Light chain multiple myeloma is a subtype of multiple myeloma, a cancer of the plasma cells in bone marrow. Symptoms can include bone pain, fatigue, infections, swelling, and more.

Multiple myeloma is a rare type of cancer that occurs when plasma cells in bone marrow become cancerous and multiply.

There are different types of multiple myeloma, depending on the type of antibody the plasma cells produce. These antibodies, or immunoglobulins, consist of light and heavy chain proteins.

Light chain myeloma is a subtype of multiple myeloma, in which the immunoglobulins only consist of light chain proteins. This can affect symptoms, treatment types, and outlook.

This article looks at what light and heavy chains are and how light chain myeloma differs from other types of multiple myeloma.

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Multiple myeloma is a rare type of cancer that occurs due to plasma cells becoming cancerous. Plasma cells are a type of white blood cell found in bone marrow, and they help protect against infections.

The term for a cancerous plasma cell is a myeloma cell. These cells can multiply, and excessive plasma cells may group together to form a tumor.

If there are multiple tumors or the bone marrow contains a significant number of cancerous plasma cells, the condition is called multiple myeloma.

Learn more about multiple myeloma here.

There are different types of multiple myeloma. The type depends on the immunoglobulin that a myeloma cell produces, also known as antibodies or M-proteins.

According to the International Myeloma Foundation, immunoglobulins (Ig) usually consist of two heavy chain proteins and two light chain proteins joined together.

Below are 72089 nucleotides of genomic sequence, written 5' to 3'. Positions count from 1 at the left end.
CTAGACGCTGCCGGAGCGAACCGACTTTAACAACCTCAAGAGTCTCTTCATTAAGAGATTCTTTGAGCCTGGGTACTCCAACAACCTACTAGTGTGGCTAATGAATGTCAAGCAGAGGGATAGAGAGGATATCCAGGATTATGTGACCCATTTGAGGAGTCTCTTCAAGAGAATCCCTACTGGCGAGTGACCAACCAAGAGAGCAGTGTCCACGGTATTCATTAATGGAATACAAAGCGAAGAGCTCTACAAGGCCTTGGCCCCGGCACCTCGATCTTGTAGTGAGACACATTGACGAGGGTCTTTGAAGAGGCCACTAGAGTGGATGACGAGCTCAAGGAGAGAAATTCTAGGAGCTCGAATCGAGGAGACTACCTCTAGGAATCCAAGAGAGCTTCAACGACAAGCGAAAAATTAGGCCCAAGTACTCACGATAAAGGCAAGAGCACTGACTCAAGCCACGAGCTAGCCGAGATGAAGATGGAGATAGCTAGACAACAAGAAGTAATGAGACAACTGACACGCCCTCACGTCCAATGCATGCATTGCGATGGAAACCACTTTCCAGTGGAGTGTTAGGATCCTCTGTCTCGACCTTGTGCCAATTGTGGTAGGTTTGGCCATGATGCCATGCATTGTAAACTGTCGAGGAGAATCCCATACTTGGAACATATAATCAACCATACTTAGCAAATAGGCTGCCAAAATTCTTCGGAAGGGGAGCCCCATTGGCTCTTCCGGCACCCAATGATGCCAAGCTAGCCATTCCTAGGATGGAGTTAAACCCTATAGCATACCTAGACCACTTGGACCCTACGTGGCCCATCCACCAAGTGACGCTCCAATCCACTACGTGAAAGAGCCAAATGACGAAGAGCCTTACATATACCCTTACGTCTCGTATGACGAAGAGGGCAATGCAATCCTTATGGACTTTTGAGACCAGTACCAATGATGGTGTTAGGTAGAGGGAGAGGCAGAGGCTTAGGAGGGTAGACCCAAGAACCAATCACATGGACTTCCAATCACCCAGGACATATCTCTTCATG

Myeloma cells produce abnormal immunoglobulins called monoclonal proteins, or M-spike, which cannot fight infection in the same way as regular immunoglobulins.

There are five types of heavy chain proteins:

  • IgG
  • IgA
  • IgD
  • IgE
  • IgM

There are two types of light chain proteins: kappa and lambda. Light chain proteins are shorter and lighter in weight than heavy chain proteins.

Subtypes of myeloma are categorized based on:

  • the type of immunoglobulins they produce
  • the combination of heavy and light chains the immunoglobulin contains

The types of immunoglobulins are:

  • IgG kappa
  • IgA kappa
  • IgD kappa
  • IgE kappa
  • IgM kappa
  • IgG lambda
  • IgA lambda
  • IgD lambda
  • IgE lambda
  • IgM lambda

The most common type of myeloma is IgG kappa. This means the myeloma cells produce immunoglobulins made of two IgG heavy chains and two kappa light chains.

Roughly 15% of people with multiple myeloma have light chain myeloma.

Light chain myeloma occurs when the myeloma cells only produce immunoglobulins with light chain proteins and no heavy chain proteins.

According to a 2018 article, changes at a DNA level result in an inability to produce any heavy chains, meaning immunoglobulins only have light chain proteins.

People may also refer to light chain myeloma as Bence Jones myeloma after the doctor who discovered this subtype of multiple myeloma.

The most common symptoms of multiple myeloma are:

In addition to multiple myeloma symptoms, people with light chain myeloma may also experience:

  • numbness in limbs
  • loss of appetite
  • impaired kidney function
  • excess calcium in the blood
  • anemia
  • bone damage

A 2018 article found that bone pain and kidney failure are the most common first signs of light chain multiple myeloma.

Learn more about the symptoms of multiple myeloma here.

To diagnose multiple myeloma, doctors will assess any symptoms, take a full medical history, and use a range of tests, including: